Friday, April 17, 2015

Good Books to Read

Odd and the Frost GiantsRead anything notable lately? Here's a couple books for fans of Norse mythology and the apocalypse. (Can someone really be a fan of the apocalypse?)

Odd and the Frost Giants, by Neil Gaiman is a charming tale about a young boy who teams up with Thor, Odin, and Loki to save Asgard from the frost giants. Odd's father, a master wood carver, dies while on a raid. An accident leaves Odd lame, forced to hobble about with a crutch. Odd's mother remarries, but no one has time for a crippled boy. One year, when spring is unusually late, Odd leaves home for his father's cabin in the wood and there comes across a strange trio of beasts: a bear, a one-eyed eagle, and a fox. Odd uses his wood chopping skills to save the bear. He later learns that the animals are Thor, Odin, and Loki. A frost giant has captured Asgard, turned the gods into animals, and exiled them. Eternally confident, Odd offers to help.

From the Amazon page:
In this inventive, short, yet perfectly formed novel inspired by traditional Norse mythology, Neil Gaiman takes readers on a wild and magical trip to the land of giants and gods and back.

In a village in ancient Norway lives a boy named Odd, and he's had some very bad luck: His father perished in a Viking expedition; a tree fell on and shattered his leg; the endless freezing winter is making villagers dangerously grumpy.

Out in the forest Odd encounters a bear, a fox, and an eagle—three creatures with a strange story to tell.

Now Odd is forced on a stranger journey than he had imagined—a journey to save Asgard, city of the gods, from the Frost Giants who have invaded it.

It's going to take a very special kind of twelve-year-old boy to outwit the Frost Giants, restore peace to the city of gods, and end the long winter.

Someone cheerful and infuriating and clever . . .

Someone just like Odd.
Gaiman tells the story of Odd and the Frost Giants with his usual mix of humor and pathos. Odd uses his wits and ingenuity to prove himself a more clever trickster than Loki. Highly recommended to fantasy readers and anyone with an interest in Norse mythology.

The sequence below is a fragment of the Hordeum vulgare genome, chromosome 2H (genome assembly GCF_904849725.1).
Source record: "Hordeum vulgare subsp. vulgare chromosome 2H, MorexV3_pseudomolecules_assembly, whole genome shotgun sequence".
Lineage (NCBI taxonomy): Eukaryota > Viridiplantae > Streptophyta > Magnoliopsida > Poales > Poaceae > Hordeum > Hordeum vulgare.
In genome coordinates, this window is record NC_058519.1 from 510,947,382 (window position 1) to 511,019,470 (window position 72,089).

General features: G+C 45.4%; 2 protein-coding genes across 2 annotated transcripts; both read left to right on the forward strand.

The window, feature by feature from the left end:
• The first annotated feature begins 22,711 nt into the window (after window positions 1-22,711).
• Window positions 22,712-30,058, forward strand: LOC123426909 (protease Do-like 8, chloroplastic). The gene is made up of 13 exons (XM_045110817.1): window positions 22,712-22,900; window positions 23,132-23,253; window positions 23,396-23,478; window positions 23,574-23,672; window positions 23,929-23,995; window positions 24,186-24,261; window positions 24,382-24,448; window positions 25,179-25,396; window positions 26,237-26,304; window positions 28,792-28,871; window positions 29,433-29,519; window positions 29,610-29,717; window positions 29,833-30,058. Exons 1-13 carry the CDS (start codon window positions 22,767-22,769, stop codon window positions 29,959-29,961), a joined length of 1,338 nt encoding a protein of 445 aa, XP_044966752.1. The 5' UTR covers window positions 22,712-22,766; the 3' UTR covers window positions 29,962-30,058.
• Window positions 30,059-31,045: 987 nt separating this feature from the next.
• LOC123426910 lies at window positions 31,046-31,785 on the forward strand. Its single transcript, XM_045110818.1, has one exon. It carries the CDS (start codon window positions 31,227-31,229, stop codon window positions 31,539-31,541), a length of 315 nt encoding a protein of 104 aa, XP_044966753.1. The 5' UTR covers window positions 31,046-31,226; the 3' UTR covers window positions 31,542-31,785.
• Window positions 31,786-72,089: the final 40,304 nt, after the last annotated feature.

The Girl at the End of the World The Girl at the End of the World, by Richard Levesque is a very compelling story of a young girl's struggle to survive and find trust in post-apocalyptic Los Angeles. Scarlett is an average teenager with an average set of problems until she attends a baseball game with her father and his new wife and kids. A neighboring spectator dies horribly. Fungus-like stalks explode out of his face. The contagion kills within hours and spreads via airborne spores. Scarlett is certain she's going to die and locks herself in her room, hoping to shield her mother and sister from harm. Scarlett's world comes crashing down. Everyone is dying, except Scarlett. By some freak of genetics, she is immune. Scarlett gathers supplies and heads out into a very different world. There must be other survivors she reasons, but can she trust them?

From the Amazon page:
Her fight begins the day the world ends.

Scarlett Fisher is an average California teenager. She likes hanging out with her friends and talking on the phone. She does all right at school, and she's made the best of her parents' divorce. But in one way, she's special: on her fifteenth birthday, a fast-moving plague wipes out everyone she’s ever known, yet somehow it passes her by.

Her family dead, alone in a corpse-strewn metropolis, she has no choice but to survive. She needs food, shelter, a safe place to sleep. She discovers that an ordinary girl is capable of extraordinary things, and that she's more resilient than she imagined. Even so, she wishes more than anything that she could just find another survivor.

Unfortunately for Scarlett, not everyone who survived the plague is looking for companionship. And she’s about to find out just how difficult survival really is.
Levesque paints a terrifying picture of a world gone mad, where life and death survival is a constant concern and the rules of society no longer seem to apply. I don't read many apocalyptic stories so I can't say how this one compares to similar stories, but this compelling tale is hard to put down.


  1. I'm glad you found some books to enjoy! I haven't been able to read for pleasure for weeks and I really miss it. Have a good weekend!

  2. I'll have to pick up the Gaiman book sometime. I love Norse mythology.

  3. Jeff, I find both stories appealing. i'm reading, The Way of the Wild Heart. Have a fun weekend.

  4. "The Girl at the End of the World" sounds really interesting. I love post-apocalyptic and young protagonists who struggle to survive in it. Thanks for sharing!

  5. The Girl at the End of the World seems compelling, indeed.

  6. Thanks for the tips. Love a bit of Norse mythology, me, so I'll check them out.

  7. Both of these sound good, especially Neil Gaiman's. Thanks for suggesting them.

  8. Thanks for the good reviews. I like Neil Gaiman.